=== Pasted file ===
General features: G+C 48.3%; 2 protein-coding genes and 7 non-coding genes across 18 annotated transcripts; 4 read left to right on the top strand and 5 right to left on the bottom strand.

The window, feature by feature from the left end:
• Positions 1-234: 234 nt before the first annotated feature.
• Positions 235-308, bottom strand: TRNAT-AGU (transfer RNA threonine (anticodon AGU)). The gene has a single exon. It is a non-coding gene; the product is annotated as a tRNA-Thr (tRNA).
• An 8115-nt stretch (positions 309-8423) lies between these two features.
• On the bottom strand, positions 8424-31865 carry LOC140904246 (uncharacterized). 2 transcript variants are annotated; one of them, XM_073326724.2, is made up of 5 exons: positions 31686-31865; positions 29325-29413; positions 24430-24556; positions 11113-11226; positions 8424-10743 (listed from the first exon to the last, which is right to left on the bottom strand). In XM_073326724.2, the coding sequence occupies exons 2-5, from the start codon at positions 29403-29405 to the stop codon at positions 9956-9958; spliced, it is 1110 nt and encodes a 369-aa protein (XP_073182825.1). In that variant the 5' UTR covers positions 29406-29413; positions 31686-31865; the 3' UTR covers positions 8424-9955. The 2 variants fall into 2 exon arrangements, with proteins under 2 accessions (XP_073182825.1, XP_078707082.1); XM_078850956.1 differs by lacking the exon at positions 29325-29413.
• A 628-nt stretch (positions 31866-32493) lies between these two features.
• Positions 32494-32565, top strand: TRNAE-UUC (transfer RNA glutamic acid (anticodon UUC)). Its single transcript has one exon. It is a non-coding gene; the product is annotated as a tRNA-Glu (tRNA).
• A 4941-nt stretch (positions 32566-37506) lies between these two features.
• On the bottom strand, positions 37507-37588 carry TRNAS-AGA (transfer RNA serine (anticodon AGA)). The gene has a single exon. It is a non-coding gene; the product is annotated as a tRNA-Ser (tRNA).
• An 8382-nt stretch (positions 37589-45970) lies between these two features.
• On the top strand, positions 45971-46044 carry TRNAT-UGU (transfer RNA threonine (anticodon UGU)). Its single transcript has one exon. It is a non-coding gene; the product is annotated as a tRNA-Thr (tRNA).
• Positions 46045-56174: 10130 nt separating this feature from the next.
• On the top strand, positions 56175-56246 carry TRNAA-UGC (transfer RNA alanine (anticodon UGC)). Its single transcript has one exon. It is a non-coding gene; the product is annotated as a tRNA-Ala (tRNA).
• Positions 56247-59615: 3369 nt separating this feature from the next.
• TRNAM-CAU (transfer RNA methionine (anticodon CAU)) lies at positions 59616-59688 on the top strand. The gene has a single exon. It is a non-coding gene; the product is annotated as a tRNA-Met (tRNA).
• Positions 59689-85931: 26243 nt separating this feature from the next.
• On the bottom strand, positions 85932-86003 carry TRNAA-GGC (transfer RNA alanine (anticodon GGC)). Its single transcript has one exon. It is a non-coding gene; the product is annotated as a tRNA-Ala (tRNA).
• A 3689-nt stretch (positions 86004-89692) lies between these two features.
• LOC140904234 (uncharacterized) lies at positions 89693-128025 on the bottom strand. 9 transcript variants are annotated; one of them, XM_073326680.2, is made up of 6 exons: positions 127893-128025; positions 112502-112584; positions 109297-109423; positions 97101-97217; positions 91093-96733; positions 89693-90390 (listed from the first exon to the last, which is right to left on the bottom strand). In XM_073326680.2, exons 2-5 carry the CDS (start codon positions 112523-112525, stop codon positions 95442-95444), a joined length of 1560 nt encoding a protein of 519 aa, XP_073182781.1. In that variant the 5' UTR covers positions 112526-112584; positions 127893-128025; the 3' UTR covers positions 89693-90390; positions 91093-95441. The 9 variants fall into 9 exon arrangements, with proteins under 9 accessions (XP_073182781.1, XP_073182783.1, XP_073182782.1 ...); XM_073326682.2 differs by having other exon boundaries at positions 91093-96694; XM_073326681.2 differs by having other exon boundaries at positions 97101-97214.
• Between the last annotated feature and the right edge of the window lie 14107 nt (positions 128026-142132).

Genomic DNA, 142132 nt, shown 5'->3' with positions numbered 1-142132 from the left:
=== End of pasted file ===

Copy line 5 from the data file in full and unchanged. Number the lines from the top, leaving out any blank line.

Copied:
• An 8115-nt stretch (positions 309-8423) lies between these two features.